The school closed, the shops closed, and even the U.S. post office took a break so the whole population of 270 could assemble on the beach under a gently falling snow to hug and cheer as the victorious whalers brought in the supply of winter meat and blubber. (An audio slide show of the event is available here.)
The elders spoke the Inupiat language, while the kids were more hip. One girl stared at the 43-foot-long bowhead whale and shouted, "Hey, man, that's heavy!"
Two bulldozers hauled the whale onto the beach (after breaking the two-inch-thick rope, twice). Children danced on top of the whale, and then the adults began carving it up, with one man dispatched to shoot his rifle periodically to ward off the polar bears that were circling the beach hungrily. The first "muktuk," or bits of skin and blubber, were rushed into a pot, then passed around to all.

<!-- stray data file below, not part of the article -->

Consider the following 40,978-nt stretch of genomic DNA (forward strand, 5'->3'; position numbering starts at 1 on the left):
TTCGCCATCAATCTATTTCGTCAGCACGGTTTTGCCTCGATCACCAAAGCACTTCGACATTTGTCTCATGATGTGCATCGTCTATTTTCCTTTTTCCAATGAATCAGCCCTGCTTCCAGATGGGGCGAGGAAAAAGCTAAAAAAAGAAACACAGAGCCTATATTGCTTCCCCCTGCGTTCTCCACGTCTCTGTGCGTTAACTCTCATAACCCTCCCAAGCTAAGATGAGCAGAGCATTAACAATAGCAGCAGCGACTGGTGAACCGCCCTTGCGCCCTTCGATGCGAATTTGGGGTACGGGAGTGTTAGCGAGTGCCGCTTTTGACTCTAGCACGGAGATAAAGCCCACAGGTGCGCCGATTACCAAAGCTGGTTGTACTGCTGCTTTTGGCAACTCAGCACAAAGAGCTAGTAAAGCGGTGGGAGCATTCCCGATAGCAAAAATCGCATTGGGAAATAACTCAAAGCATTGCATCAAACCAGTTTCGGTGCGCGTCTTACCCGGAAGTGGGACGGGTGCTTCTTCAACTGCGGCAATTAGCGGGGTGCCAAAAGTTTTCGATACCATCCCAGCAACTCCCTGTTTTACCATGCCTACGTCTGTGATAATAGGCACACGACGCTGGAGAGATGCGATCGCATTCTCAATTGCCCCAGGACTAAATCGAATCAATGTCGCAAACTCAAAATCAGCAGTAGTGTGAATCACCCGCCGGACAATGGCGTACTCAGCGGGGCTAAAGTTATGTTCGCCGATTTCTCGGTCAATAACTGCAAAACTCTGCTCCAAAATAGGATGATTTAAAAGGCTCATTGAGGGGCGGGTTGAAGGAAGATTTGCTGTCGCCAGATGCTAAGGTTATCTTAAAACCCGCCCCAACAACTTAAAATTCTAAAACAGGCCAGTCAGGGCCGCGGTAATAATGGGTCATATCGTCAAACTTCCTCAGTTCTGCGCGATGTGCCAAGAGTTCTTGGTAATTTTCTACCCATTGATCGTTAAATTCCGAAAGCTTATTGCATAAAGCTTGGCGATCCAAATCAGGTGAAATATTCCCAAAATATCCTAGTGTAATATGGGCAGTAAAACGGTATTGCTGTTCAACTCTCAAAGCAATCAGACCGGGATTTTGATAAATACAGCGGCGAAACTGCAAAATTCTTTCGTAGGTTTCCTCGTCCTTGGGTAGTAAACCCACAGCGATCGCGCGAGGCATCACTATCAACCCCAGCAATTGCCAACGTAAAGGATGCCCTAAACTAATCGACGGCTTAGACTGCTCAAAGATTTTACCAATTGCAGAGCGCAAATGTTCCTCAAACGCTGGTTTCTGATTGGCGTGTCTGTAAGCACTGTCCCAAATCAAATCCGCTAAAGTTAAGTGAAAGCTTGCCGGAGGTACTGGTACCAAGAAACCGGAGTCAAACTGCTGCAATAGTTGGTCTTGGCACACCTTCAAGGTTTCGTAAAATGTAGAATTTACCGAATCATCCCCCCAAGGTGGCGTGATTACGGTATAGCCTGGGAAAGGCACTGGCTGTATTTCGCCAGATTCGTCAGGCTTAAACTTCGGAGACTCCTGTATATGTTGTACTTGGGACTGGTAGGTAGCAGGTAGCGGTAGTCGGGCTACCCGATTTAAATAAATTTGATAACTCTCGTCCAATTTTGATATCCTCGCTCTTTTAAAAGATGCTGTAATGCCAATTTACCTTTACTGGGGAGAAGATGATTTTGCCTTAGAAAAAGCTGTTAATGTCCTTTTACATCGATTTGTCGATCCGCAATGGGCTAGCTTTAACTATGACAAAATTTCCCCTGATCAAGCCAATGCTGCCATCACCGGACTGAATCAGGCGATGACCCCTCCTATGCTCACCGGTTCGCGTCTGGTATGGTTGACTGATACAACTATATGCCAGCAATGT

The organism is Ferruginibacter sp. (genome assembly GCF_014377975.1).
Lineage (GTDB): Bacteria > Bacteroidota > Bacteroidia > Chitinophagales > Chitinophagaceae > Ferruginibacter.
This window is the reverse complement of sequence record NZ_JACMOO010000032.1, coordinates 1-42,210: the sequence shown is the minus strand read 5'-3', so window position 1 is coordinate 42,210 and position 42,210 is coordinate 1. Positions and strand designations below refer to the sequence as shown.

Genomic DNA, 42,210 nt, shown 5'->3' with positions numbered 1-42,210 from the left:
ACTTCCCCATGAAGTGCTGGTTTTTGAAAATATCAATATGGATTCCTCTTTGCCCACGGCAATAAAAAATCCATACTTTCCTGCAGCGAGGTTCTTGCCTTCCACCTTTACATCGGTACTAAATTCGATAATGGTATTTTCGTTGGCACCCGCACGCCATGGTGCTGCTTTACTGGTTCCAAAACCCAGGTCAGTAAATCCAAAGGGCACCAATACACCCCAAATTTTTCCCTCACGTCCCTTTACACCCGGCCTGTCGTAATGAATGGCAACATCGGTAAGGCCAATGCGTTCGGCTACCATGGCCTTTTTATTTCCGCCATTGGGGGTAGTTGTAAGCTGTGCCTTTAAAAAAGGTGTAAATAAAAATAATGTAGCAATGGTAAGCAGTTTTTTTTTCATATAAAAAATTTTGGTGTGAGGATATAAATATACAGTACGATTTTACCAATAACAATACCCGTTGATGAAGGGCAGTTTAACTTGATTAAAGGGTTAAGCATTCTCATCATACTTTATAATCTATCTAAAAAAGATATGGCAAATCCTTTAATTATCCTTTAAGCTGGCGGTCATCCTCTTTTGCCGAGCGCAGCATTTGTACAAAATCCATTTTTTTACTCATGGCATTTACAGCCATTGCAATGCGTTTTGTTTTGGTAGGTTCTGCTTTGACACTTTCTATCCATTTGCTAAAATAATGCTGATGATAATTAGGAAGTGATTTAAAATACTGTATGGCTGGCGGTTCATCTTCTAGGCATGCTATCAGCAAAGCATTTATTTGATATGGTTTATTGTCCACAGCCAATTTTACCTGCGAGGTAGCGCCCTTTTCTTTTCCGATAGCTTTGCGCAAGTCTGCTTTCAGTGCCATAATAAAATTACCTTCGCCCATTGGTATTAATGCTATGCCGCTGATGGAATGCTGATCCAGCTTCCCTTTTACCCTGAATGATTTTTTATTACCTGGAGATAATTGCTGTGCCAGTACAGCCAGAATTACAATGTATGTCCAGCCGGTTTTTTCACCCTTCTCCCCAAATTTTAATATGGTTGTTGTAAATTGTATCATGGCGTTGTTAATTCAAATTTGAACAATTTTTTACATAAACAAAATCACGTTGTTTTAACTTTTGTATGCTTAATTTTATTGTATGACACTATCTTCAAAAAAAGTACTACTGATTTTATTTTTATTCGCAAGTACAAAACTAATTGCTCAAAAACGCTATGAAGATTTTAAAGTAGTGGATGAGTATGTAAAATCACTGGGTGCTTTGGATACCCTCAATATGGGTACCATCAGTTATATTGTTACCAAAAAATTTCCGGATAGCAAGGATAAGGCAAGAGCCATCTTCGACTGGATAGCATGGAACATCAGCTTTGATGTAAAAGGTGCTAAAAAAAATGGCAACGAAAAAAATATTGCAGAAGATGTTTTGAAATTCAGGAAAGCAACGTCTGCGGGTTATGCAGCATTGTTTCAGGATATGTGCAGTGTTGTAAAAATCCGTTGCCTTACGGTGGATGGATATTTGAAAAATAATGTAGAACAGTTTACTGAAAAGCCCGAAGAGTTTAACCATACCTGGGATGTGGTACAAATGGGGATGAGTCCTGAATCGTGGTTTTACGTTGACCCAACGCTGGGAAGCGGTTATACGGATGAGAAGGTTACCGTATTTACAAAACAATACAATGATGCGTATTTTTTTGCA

"It's good with ketchup or A-1 Steak Sauce," one man explained, offering those condiments as well. The local people had handfuls of the muktuk; I tried it and found it pretty awful. That's a major reason the Eskimo diet will trim those waistlines.
Keep reading. Remember, cooked muktuk is safe muktuk.